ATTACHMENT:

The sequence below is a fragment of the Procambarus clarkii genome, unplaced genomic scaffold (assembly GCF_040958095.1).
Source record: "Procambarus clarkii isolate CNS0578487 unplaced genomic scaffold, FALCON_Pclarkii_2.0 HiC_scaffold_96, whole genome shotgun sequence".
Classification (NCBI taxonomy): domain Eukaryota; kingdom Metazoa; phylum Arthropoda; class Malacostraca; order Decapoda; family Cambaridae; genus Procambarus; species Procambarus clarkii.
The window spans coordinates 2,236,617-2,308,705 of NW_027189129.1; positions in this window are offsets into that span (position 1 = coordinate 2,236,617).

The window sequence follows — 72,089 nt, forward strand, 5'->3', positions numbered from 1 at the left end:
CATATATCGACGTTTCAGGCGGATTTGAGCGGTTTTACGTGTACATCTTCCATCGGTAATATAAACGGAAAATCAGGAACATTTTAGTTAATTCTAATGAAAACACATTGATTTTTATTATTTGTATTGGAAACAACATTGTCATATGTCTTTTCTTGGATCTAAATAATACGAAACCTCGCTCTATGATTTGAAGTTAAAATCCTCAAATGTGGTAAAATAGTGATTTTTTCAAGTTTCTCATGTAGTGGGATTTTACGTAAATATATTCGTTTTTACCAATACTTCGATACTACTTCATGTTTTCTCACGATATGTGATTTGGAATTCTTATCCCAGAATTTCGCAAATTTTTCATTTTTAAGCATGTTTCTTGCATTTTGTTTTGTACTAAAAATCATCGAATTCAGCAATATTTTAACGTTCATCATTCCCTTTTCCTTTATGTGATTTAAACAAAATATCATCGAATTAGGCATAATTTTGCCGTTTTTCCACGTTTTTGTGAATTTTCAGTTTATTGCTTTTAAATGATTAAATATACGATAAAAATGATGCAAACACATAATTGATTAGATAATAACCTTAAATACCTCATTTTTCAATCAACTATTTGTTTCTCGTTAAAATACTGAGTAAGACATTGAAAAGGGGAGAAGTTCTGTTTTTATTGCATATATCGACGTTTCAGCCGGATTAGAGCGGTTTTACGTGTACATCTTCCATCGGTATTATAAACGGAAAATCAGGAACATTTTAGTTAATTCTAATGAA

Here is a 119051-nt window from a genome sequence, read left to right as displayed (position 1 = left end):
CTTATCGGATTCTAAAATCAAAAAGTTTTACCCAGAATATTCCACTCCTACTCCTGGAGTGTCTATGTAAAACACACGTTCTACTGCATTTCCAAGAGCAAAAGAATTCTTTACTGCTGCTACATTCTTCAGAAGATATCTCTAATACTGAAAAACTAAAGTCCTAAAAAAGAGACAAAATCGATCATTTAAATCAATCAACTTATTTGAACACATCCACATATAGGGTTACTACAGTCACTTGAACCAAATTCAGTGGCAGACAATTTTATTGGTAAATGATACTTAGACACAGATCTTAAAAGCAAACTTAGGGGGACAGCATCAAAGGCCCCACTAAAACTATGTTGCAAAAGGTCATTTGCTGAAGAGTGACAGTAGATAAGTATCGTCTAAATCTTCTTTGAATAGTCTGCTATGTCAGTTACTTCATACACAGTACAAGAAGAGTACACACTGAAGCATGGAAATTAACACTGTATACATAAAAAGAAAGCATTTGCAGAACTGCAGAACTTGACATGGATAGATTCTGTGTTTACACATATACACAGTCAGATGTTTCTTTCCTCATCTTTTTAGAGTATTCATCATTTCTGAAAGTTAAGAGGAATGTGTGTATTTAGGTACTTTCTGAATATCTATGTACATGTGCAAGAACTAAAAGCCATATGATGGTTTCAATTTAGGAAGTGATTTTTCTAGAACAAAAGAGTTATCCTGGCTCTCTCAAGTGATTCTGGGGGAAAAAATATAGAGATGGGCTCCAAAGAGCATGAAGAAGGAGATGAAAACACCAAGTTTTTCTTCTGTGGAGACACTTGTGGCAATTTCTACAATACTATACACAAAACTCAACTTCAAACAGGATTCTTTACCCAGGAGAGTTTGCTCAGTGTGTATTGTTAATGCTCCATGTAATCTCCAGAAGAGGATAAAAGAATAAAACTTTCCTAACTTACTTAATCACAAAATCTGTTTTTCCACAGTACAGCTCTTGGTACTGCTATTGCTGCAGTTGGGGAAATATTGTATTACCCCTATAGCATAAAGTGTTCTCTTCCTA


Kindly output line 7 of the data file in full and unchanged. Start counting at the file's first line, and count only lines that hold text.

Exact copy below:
Here is a 119051-nt window from a genome sequence, read left to right as displayed (position 1 = left end):